Michigan Adopts Permanent Gas Choice Program Terms
Despite trouble in the retail market in several states this
year, gas customer choice appears to be making a little progress.
The Michigan Public Service Commission has adopted terms and
conditions to make gas choice programs for residential and
commercial customers a permanent fixture in the state.
This "action reinforces the Commission's belief that flexible
regulatory mechanisms are appropriate in the dynamic natural gas
industry," said Commission Chairman John Strand. It follows a
commission-ordered collaborative process conducted by the
commission staff involving Michigan Consolidated Gas (MichCon),
Consumers Energy Co., SEMCO Energy Gas Co. and other interested
parties to develop uniform terms for Michigan's natural gas choice
program. On Sept. 22, staff submitted its report to the commission
and interested parties filed comments on it.
In the order, the commission recognized among other things, that
a customer choice program established for larger local distribution
companies (LDCs) would not the right model for smaller LDCs. The
commission encouraged smaller regulated LDCs to develop tailored
customer choice programs according to their own time frame. The gas
division of the commission plans to work with smaller LDCs such as
WPS Corp., Xcel Energy and Peninsular Gas to help them implement
their own programs.
The comments the commission received were mixed, with some
utilities agreeing with the majority of staff's recommendations but
others requesting more time. The one common factor was that all the
companies offered changes to proposed rules.
After the order was issued, Consumers Energy filed to expand its
program and make it permanent. Using a phased-in approach,
Consumers will expand to 600,000 customers beginning April 1, 2001,
then to 900,000 on April 1, 2002, and to all customers by April 1,
Semco told the commission there was not enough time for it to
make a decision on the proposal. "The time constraint that was
imposed upon the participants, as well as the process as a whole,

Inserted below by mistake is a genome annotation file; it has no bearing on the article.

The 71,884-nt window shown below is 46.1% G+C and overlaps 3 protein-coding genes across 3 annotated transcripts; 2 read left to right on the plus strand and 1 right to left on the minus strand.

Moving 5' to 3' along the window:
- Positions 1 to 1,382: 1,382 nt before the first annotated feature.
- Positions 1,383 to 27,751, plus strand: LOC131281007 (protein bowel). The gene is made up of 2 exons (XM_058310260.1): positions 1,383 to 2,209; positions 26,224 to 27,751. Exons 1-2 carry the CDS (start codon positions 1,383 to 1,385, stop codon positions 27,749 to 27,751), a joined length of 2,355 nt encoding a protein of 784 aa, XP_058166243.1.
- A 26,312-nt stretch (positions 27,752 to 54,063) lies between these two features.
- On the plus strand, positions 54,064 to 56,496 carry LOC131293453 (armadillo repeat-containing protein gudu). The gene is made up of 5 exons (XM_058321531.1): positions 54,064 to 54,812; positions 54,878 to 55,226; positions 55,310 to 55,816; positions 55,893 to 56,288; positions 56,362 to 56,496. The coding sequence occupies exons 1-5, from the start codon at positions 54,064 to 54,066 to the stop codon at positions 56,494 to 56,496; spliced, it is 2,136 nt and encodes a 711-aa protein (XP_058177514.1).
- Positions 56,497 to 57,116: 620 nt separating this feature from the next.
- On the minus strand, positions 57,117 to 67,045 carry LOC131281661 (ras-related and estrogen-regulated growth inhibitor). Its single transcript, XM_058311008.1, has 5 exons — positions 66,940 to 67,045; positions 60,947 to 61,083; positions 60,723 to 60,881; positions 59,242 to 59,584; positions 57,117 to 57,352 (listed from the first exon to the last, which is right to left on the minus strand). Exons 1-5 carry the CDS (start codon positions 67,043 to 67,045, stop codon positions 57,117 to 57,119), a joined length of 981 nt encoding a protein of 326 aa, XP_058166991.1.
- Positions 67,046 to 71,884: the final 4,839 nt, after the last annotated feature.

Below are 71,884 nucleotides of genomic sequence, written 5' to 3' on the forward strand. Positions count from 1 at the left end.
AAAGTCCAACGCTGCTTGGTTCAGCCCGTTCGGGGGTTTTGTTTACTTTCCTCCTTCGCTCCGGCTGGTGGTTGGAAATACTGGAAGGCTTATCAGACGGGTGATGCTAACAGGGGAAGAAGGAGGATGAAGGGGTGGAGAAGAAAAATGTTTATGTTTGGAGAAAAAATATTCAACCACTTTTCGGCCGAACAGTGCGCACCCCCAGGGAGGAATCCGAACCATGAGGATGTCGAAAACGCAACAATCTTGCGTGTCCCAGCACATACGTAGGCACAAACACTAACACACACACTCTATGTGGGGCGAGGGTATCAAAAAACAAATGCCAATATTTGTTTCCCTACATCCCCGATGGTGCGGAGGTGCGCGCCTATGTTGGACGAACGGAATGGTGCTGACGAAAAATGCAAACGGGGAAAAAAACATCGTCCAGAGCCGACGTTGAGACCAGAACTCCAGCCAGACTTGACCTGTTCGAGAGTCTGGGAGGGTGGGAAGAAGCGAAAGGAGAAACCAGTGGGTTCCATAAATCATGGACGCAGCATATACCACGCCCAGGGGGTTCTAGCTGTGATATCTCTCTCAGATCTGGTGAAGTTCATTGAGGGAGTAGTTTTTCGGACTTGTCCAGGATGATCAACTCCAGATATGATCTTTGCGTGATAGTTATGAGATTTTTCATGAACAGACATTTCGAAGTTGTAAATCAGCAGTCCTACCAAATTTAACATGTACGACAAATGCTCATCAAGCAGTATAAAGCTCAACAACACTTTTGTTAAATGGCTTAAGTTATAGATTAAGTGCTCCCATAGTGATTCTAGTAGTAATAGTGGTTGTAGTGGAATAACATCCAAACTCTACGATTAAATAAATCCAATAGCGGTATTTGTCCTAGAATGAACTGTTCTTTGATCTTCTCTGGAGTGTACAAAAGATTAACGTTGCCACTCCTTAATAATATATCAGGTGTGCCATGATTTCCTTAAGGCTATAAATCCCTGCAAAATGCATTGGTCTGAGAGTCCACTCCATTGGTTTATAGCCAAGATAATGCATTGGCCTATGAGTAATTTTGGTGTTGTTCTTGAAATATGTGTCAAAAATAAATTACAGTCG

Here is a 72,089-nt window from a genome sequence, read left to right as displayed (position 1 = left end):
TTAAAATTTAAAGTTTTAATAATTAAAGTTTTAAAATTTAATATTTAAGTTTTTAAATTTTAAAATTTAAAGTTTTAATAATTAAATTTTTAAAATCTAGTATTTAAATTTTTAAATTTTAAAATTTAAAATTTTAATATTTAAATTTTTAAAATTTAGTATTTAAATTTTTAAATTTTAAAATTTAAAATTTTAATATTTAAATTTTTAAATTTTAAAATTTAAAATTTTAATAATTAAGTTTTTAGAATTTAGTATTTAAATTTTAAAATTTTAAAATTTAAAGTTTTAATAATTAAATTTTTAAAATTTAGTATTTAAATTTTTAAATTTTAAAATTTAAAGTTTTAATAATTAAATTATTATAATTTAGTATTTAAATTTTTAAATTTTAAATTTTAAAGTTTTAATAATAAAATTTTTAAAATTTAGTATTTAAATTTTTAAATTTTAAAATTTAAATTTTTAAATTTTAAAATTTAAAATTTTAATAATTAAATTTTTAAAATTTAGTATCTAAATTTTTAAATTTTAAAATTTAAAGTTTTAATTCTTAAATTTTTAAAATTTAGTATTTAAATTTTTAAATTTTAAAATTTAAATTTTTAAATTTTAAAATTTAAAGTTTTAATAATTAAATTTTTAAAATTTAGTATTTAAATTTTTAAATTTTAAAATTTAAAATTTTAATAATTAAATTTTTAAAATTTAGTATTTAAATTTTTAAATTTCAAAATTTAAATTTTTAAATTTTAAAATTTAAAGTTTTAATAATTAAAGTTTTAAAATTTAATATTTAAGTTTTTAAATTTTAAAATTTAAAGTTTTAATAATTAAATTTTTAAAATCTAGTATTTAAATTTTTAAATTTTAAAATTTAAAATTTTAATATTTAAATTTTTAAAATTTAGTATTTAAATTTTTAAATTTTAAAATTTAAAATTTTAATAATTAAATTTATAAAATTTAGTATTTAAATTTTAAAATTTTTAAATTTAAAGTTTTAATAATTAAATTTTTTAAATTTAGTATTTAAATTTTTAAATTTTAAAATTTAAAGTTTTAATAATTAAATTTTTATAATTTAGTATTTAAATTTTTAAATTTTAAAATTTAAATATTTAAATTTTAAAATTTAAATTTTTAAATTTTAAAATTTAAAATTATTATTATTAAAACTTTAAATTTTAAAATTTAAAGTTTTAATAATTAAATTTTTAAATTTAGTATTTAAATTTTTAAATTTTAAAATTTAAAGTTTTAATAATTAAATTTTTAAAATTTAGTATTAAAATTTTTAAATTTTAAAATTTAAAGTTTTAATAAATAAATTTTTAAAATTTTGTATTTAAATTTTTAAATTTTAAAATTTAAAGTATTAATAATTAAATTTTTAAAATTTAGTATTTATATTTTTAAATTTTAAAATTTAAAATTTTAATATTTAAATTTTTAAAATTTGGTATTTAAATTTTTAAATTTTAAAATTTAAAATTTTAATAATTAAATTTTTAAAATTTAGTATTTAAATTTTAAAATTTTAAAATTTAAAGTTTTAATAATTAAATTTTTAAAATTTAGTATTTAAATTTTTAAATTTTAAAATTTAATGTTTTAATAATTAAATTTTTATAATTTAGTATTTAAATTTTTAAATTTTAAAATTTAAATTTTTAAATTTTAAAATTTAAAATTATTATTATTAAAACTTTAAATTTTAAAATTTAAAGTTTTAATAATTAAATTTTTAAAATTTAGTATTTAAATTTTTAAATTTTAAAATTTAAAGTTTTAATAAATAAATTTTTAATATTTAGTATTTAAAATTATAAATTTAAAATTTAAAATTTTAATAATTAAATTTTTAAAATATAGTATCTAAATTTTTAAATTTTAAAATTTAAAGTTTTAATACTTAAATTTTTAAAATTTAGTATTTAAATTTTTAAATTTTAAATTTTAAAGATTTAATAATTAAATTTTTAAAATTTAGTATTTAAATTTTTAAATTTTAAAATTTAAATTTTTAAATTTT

did not provide adequate time to explore and evaluate what Semco
believes to be other viable options," Semco said in its comments.
"Additional time is still available before the expiration of
Semco's choice program, during which Semco would like the
opportunity to explore and discuss its options with the staff and
Michigan Gas Utilities (MGU), an LDC serving about 150,000
Michigan customers, said it supported the concept of voluntary
customer choice programs. "MGU will be working with Semco to
develop a draft plan of permanent customer choice program that will
be submitted to staff by Jan. 1, 2001," MGU said. "This proposed
draft will be designed to meet the operational needs of the
mid-sized utilities and will contain as much detail as is practical
in the time frame given to the final plan." MGU hopes to implement
a customer choice program for its customers around spring 2002.
The commission also ordered that unbundling should be considered
for other services provided by Michigan's major utilities within
one year of this order and that the commission staff should develop
a customer education program with the help of major stakeholders.
The MichCon and Semco pilots run until March 31, 2002. The
Consumers Energy pilot expires next April. The three companies
provide natural gas for 94% of retail gas customers in the state.